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NaNoWriMo Day 11 - Dialogue

Monday 11th November - Dialogue

In my world, this is one of those necessary evils. Writing dialogue is a bit of a poisoned chalice. Do you go for how people really talk? Or do you go for how people can read and understand it? My lasting memory of Wuthering Heights is the use of a written-in Yorkshire accent, whereas most people remember the story! Perhaps because of this, dialogue is something I've always felt strongly about!

Dialogue tells your reader a great deal about the character. For last year's Book Week Scotland, Crowvus hosted an event called Consequences, in which other people gave you your characters  through their own words (it's free to read here!). One of the toughest things about it was fitting in the words your characters had to say. After all, writing a story with a man and a woman in a place with a certain ending - that's pretty vague. But as soon as the words were introduced, the vague characters became 3D: you could hear their voices.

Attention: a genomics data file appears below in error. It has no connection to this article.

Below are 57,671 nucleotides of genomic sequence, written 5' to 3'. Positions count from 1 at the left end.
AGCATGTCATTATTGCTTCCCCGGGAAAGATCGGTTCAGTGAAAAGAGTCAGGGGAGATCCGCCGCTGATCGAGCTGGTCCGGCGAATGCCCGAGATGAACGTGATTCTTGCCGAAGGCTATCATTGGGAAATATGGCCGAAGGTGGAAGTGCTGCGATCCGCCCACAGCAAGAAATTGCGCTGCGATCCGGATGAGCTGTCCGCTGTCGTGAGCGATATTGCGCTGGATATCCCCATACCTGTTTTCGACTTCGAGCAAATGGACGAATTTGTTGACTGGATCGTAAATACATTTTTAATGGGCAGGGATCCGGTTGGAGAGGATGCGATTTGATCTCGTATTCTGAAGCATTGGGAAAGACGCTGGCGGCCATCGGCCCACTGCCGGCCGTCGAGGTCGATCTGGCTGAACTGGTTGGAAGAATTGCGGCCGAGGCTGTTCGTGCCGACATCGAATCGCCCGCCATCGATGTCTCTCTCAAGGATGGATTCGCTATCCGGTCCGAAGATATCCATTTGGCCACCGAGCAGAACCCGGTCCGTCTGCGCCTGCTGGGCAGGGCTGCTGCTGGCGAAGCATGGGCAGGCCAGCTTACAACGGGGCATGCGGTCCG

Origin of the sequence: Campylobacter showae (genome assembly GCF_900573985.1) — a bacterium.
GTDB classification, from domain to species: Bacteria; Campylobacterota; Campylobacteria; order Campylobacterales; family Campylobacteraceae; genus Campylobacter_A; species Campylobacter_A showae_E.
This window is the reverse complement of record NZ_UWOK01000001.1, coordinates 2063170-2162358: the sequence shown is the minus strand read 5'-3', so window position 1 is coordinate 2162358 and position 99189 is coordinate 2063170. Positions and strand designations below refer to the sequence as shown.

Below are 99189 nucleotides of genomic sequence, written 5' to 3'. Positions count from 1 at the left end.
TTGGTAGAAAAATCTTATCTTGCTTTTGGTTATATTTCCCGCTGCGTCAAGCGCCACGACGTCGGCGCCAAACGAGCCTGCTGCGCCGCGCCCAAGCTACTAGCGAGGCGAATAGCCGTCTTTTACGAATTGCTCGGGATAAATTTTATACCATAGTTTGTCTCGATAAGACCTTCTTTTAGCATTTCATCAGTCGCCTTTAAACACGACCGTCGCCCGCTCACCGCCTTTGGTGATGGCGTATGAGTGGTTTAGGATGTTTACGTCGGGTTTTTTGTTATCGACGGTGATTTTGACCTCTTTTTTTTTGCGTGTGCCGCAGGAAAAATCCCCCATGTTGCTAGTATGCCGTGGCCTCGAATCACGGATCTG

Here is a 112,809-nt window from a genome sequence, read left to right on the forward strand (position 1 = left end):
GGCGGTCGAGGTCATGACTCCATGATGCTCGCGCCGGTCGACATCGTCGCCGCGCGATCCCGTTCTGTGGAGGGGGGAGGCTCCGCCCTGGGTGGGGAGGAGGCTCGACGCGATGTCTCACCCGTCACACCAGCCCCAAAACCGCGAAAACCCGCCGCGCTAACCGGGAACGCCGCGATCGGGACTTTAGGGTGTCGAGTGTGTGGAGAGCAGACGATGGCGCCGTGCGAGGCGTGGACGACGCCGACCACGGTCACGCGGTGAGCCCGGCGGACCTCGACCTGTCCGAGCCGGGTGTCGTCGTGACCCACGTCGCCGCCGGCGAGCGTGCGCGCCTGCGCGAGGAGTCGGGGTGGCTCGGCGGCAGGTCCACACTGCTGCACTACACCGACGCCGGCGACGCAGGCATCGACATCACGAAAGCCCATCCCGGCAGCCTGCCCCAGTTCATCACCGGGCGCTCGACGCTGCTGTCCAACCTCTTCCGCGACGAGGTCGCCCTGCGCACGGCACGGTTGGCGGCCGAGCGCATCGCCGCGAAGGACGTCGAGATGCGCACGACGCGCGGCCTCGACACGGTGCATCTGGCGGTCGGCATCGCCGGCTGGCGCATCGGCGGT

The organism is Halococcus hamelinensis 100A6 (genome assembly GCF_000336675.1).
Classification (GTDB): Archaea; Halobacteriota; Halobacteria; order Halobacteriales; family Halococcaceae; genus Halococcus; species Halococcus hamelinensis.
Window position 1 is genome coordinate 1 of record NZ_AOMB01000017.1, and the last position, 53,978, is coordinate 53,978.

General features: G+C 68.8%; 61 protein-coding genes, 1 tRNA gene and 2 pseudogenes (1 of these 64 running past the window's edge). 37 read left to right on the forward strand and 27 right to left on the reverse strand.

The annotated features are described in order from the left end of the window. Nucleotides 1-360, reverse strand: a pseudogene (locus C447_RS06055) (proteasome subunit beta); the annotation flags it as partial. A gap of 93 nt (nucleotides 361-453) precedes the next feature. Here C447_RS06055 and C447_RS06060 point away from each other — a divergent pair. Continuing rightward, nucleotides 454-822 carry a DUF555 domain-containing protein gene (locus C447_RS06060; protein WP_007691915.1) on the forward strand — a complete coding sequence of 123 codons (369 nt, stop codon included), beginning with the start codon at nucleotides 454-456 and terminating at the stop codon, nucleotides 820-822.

As soon as you talk to someone, you can get an idea of who they are - much more than looking at them. Your characters want to be just the same. Most writers only use a couple of "Points Of View" in their writing. This means dialogue is the strongest way of ensuring character development for the other players in your books.

Here are a few things to bear in mind:

  1. You don't speak to everyone in the same way - neither will your character. It's not a continuity issue to have one character speaking a number of different ways to a number of different people - it's realistic.
  2. An accent is a great way of identifying someone, but don't leave your readers out in the cold! Sometimes it's better to put the accent in as a qualifier after their speech. I spent my university years in Hull, and if I tried to write that accent out, most readers would not have a clue what I was on about!
  3. A lot of what we say to each other is reactionary. Dialogue is usually a conversation. It's fine to go off-topic if one of your characters takes it that way.


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